I will be much lower than this, but this is what it is likely to look like:

I have West Memphis selected as the overnight, but that could change as I hunt around for a cheap place to stay and determine the need for a rental car.

Leg 4 is a straight shot down the river. I don't have any real goals for that leg, other than to get a few pictures of Natchez, Mississippi. I have no other reason for that than having read a bunch of Greg Iles' novels, but if I'm flying down the river anyway... might as well. He goes on about the river front and the Antebellum houses, so maybe those would be worth seeing from the air.

Leg 4 ends with a fuel stop at (randomly selected) False River.

Leg 3 mileage: 288 nm.
Total mileage: 631 nm.

Leg 4 gets us to New Orleans.

As much I have tried to avoid Class B airspace because of the unpredictable nature of air traffic controllers, there is no choice at the destination. There is, however, a 'get out of jail free' card in the form of an aerial crosswalk for getting through without having to be subjected to a lot of routing, etc.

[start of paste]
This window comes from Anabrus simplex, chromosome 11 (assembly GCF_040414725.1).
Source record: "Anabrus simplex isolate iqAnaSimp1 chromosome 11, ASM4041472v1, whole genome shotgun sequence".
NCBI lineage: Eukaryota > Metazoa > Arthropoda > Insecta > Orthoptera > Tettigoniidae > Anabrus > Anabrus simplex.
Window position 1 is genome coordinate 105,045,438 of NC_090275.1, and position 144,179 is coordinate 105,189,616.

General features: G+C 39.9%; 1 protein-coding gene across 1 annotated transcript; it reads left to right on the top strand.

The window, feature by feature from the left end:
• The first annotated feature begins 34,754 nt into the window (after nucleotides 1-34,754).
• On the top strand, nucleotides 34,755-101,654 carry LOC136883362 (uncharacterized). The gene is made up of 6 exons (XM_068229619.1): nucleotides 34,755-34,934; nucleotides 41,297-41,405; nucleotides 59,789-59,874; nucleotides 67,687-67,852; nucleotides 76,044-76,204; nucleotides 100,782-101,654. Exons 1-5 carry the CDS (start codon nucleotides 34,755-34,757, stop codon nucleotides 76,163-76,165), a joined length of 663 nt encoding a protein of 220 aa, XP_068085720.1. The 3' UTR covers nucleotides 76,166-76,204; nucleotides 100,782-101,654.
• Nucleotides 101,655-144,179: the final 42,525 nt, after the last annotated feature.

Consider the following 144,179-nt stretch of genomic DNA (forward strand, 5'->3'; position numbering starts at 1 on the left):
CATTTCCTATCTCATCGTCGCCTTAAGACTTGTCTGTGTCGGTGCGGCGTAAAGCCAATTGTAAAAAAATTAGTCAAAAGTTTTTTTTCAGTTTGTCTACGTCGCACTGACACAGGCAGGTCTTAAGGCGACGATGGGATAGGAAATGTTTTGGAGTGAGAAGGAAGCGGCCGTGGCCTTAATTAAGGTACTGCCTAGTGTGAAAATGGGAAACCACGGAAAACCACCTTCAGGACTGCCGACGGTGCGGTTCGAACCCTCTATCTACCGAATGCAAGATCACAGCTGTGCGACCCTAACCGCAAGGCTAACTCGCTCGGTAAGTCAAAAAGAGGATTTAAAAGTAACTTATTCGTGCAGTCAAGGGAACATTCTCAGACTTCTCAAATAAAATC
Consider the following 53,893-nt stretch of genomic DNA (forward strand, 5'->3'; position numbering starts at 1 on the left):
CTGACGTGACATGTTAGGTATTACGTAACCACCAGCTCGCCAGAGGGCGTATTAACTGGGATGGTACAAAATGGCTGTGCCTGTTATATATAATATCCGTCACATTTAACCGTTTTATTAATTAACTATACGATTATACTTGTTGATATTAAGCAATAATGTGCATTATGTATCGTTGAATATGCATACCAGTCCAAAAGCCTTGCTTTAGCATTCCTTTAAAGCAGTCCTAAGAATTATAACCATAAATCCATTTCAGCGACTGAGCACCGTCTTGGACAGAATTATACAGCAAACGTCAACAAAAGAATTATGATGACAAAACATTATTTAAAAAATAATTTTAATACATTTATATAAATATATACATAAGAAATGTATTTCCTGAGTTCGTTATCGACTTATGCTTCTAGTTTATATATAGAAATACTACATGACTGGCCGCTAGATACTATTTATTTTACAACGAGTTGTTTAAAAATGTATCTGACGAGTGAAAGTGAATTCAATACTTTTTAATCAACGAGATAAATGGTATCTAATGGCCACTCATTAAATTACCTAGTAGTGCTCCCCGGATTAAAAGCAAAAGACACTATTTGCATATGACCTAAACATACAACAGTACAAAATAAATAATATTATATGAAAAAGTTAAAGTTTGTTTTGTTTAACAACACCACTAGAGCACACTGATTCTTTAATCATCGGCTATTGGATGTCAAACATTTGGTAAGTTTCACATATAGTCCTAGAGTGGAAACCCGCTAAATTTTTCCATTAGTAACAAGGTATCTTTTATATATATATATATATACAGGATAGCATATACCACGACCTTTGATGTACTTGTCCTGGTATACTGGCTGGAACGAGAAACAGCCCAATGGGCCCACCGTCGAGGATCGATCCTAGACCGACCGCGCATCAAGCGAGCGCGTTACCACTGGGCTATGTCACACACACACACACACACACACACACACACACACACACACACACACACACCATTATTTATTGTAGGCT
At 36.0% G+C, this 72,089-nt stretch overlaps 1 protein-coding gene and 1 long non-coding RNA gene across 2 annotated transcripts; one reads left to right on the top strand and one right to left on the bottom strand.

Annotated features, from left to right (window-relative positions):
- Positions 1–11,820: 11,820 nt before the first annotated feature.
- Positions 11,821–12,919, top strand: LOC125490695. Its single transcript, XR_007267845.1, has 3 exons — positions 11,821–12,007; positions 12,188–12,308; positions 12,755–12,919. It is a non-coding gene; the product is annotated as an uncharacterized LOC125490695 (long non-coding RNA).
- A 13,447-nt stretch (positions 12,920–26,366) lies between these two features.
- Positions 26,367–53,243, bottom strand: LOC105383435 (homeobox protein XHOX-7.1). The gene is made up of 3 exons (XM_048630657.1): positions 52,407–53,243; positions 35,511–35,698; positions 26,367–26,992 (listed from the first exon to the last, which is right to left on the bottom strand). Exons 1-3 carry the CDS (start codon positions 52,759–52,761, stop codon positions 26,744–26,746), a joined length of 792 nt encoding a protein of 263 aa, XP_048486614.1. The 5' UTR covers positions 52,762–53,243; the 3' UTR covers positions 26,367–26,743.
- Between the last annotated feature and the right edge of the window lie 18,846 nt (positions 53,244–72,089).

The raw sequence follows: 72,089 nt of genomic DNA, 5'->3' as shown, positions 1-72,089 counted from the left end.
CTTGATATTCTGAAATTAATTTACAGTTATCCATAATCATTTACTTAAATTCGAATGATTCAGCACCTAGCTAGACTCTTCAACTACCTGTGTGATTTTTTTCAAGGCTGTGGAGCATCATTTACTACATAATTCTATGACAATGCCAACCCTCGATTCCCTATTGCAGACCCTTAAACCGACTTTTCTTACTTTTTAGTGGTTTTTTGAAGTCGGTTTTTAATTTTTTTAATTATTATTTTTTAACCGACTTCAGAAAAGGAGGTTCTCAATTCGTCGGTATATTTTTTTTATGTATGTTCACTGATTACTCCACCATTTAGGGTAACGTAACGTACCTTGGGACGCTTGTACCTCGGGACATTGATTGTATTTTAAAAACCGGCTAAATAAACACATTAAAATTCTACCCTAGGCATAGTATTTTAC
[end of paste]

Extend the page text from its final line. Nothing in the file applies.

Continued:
This corridor will more than likely show up on my Skyview screen, but I want to plan it as a waypoint anyway. Prior to the most recent release of the Skyview firmware, this would have been difficult. Now, though, I can just set up a virtual VOR waypoint right at the entrance of the corridor. That will be cool!

Leg 4 mileage: 51 nm.
Total mileage: 682 nm.

The snow is still falling, so it's still too soon to go out and let the snowblower bully me around in the driveway, so I guess I will start researching the airports that I have select thus far, or.... I could do a documentary on the other infamous German WWII fighter: the Focke-Wulf FW-190.

I can actually land that one,